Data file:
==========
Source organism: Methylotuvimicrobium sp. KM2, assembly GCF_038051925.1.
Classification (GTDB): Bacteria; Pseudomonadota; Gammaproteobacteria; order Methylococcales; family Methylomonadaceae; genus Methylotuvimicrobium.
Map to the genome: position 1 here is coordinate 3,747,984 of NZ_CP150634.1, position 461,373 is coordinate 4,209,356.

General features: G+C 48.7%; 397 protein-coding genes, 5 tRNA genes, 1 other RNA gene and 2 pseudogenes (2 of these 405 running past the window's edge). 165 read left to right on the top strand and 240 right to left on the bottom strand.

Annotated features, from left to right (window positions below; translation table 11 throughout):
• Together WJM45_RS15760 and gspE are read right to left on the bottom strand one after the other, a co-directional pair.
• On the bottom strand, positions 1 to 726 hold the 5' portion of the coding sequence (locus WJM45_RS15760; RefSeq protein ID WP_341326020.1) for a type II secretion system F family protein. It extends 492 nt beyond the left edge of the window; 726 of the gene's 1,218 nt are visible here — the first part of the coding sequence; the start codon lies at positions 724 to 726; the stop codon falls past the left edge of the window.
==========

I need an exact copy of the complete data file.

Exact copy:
Source organism: Methylotuvimicrobium sp. KM2, assembly GCF_038051925.1.
Classification (GTDB): Bacteria; Pseudomonadota; Gammaproteobacteria; order Methylococcales; family Methylomonadaceae; genus Methylotuvimicrobium.
Map to the genome: position 1 here is coordinate 3,747,984 of NZ_CP150634.1, position 461,373 is coordinate 4,209,356.

General features: G+C 48.7%; 397 protein-coding genes, 5 tRNA genes, 1 other RNA gene and 2 pseudogenes (2 of these 405 running past the window's edge). 165 read left to right on the top strand and 240 right to left on the bottom strand.

Annotated features, from left to right (window positions below; translation table 11 throughout):
• Together WJM45_RS15760 and gspE are read right to left on the bottom strand one after the other, a co-directional pair.
• On the bottom strand, positions 1 to 726 hold the 5' portion of the coding sequence (locus WJM45_RS15760; RefSeq protein ID WP_341326020.1) for a type II secretion system F family protein. It extends 492 nt beyond the left edge of the window; 726 of the gene's 1,218 nt are visible here — the first part of the coding sequence; the start codon lies at positions 724 to 726; the stop codon falls past the left edge of the window.